Studies indicate a positive association between walnut intake and improvements in plasma lipids. We evaluated the effect of an isocaloric replacement of macronutrients with walnuts and the time point of consumption on plasma lipids. We included 194 healthy subjects (134 females, age 63 ± 7 years, BMI 25.1 ± 4.0 kg/m2) in a randomized, controlled, prospective, cross-over study. Following a nut-free run-in period, subjects were randomized to two diet phases (8 weeks each). Ninety-six subjects first followed a walnut-enriched diet (43 g walnuts/day) and then switched to a nut-free diet. Ninety-eight subjects followed the diets in reverse order. Subjects were also randomized to either reduce carbohydrates (n = 62), fat (n = 65), or both (n = 67) during the walnut diet, and instructed to consume walnuts either as a meal or as a snack. The walnut diet resulted in a significant reduction in fasting cholesterol (walnut vs. control: −8.5 ± 37.2 vs. −1.1 ± 35.4 mg/dL; p = 0.002), non-HDL cholesterol (−10.3 ± 35.5 vs. −1.4 ± 33.1 mg/dL; p ≤ 0.001), LDL-cholesterol (−7.4 ± 32.4 vs. −1.7 ± 29.7 mg/dL; p = 0.029), triglycerides (−5.0 ± 47.5 vs. 3.7 ± 48.5 mg/dL; p = 0.015) and apoB (−6.7 ± 22.4 vs. −0.5 ± 37.7; p ≤ 0.001), while HDL-cholesterol and lipoprotein (a) did not change significantly. Neither macronutrient replacement nor time point of consumption significantly affected the effect of walnuts on lipids. Thus, 43 g walnuts/d improved the lipid profile independent of the recommended macronutrient replacement and the time point of consumption. Full article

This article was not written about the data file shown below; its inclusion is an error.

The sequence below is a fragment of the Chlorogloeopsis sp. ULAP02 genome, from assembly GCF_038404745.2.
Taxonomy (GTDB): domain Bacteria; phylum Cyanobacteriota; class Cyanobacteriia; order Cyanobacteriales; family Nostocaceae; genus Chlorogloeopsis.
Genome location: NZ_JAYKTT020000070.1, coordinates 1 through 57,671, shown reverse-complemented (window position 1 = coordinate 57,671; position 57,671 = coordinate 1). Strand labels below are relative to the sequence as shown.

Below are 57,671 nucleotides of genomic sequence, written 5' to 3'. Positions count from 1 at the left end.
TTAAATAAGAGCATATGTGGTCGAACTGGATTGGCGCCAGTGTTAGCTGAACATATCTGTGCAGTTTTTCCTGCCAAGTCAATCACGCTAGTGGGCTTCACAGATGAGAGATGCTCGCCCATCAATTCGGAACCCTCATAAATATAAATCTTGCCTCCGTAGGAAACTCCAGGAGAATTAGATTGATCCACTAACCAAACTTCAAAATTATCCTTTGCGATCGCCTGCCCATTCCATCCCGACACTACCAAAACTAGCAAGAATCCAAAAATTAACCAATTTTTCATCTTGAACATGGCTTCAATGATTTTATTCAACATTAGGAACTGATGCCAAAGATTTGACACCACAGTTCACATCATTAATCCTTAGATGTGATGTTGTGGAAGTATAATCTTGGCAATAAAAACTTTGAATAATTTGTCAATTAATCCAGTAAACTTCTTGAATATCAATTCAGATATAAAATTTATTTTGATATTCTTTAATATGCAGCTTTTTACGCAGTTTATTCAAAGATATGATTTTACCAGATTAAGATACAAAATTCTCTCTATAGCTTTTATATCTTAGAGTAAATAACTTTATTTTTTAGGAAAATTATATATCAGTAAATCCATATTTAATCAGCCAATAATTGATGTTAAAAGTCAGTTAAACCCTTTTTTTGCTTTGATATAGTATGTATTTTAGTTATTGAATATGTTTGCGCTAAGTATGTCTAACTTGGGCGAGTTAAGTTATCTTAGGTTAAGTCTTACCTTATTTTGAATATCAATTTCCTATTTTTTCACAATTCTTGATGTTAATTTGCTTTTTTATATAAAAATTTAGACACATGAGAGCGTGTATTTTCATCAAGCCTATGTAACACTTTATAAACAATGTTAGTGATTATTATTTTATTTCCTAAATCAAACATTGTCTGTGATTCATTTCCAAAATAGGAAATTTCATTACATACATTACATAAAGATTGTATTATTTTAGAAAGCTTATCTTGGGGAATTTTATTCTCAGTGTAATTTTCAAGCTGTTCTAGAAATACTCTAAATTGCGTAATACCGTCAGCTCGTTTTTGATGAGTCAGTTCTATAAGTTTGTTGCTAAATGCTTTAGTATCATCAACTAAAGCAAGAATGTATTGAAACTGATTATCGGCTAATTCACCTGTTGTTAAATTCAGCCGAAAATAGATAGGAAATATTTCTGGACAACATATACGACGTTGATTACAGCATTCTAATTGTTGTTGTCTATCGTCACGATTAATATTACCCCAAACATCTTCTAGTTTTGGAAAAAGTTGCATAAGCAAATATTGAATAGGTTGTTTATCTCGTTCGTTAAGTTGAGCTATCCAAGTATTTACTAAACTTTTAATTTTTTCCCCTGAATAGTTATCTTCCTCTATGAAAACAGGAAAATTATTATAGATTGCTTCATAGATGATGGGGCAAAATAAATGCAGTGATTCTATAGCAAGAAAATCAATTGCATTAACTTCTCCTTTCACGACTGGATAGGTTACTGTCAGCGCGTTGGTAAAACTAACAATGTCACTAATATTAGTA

(This article belongs to the Special Issue Nut Consumption for Human Health)
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Open AccessArticle
Prospective Study of Nut Consumption and Incidence of Metabolic Syndrome: Tehran Lipid and Glucose Study
Nutrients 2017, 9(10), 1056; https://doi.org/10.3390/nu9101056
Received: 31 July 2017 / Revised: 2 September 2017 / Accepted: 16 September 2017 / Published: 23 September 2017
Cited by 10 | PDF Full-text (250 KB) | HTML Full-text | XML Full-text | Supplementary Files
Abstract
This study aimed to assess the association of various types of nut per se, and total nut consumption with the incidence of metabolic syndrome (MetS). A 6.2 ± 0.7-year population-based prospective study was conducted among 1265 adults, aged 19–74 years, participants of the [...] Read more.